Whereas dropping something on the moon at 4000 mph impact isn’t providing transport. Nor landing 1 lb payload.

      Or by actually landing on the Moon, and having the same option to other parties of how you landed on the Moon- is this not providing transport?
      And your landing which kills you is not a way to get there.

    3. Ken,

      Yes, how foolish of them to try to prevent war over nations arguing who opens the Moon.

      1. Is that what they’re doing? I don’t think so. I think they’re ignoring basic reality to assert there control freak nature because the truth is pretty simple.

        You land. You claim a reasonable boundary. You let the lawyers shit all over themselves. Nobody is going to start a war for a few colonist they think will never amount to anything.

        1. Agreed, but it is today. I am astounded that individual claims are so seldom considered. Space is the perfect place to do them. Beyond all this ‘common heritage of all mankind’ crap is the fact that there is a LOT of real estate out there.

          Too much to really fight about. The claimers just need to be organized about it.

  2. If a US court is charged by the US Congress with determining who controls a piece of territory, then the US is exerting sovereignty. It’s just as if the Chinese announced they would be adjudicating land claims in the Nevada desert.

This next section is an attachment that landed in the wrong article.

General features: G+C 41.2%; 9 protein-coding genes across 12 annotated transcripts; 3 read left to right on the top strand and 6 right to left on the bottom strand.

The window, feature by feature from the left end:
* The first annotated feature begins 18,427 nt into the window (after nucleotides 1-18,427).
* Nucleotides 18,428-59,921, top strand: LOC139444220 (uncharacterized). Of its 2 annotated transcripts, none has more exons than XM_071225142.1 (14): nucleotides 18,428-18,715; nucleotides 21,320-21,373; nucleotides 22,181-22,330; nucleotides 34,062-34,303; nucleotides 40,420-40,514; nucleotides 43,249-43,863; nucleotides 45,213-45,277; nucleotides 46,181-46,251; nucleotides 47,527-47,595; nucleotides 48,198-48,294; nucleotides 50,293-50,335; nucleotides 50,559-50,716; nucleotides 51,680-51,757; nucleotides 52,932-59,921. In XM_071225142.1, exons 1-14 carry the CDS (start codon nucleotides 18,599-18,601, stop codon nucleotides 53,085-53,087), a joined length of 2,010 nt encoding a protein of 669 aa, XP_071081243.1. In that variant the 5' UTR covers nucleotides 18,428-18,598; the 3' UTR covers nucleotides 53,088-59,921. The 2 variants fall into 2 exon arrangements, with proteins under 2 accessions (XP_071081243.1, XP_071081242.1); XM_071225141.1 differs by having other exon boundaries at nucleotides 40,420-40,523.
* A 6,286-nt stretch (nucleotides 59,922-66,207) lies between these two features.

From the point of view of corporate investors, there’s no real need to change the Outer Space Treaty. Each nation gets to determine what is acceptable activities on their bases, and how big their base is. So, Congress could hand out contracts to private entities to run a “base” to do whatever the entity in question wanted to do.

    Assuming, as I do, that the US Congress would want US labor laws followed and US taxes paid, then our corporation can go find some other country to “contract” for a “base.” We see this at sea, with ships flying flags of convenience. If your US-owned ship is registered in Panama, you pay Panamanian taxes, obey Panamanian labor and liability laws, etc.

    Same thing with extraterrestrial colonies. The corporation goes and finds a willing government, and they are off to the races. In the space case, even landlocked countries can play the game. Since in your proposal, the US is not providing any military guarantees, we’re on the same footing as, for example, Bolivia.

    There are long-term problems with this approach, but for the next few decades it should work. It also accomplishes the key objective of the Antarctic treaty – avoiding a militarized land grab in space.

    1. If a US court is charged by the US Congress with determining who controls a piece of territory, then the US is exerting sovereignty. It’s just as if the Chinese announced they would be adjudicating land claims in the Nevada desert.

      Land claims in the Nevada are usually adjudicated by the state of Nevada or, occasionally, by private arbitration firms. Neither of which are sovereign nations.

      1. Good job on seizing the capillary of the matter.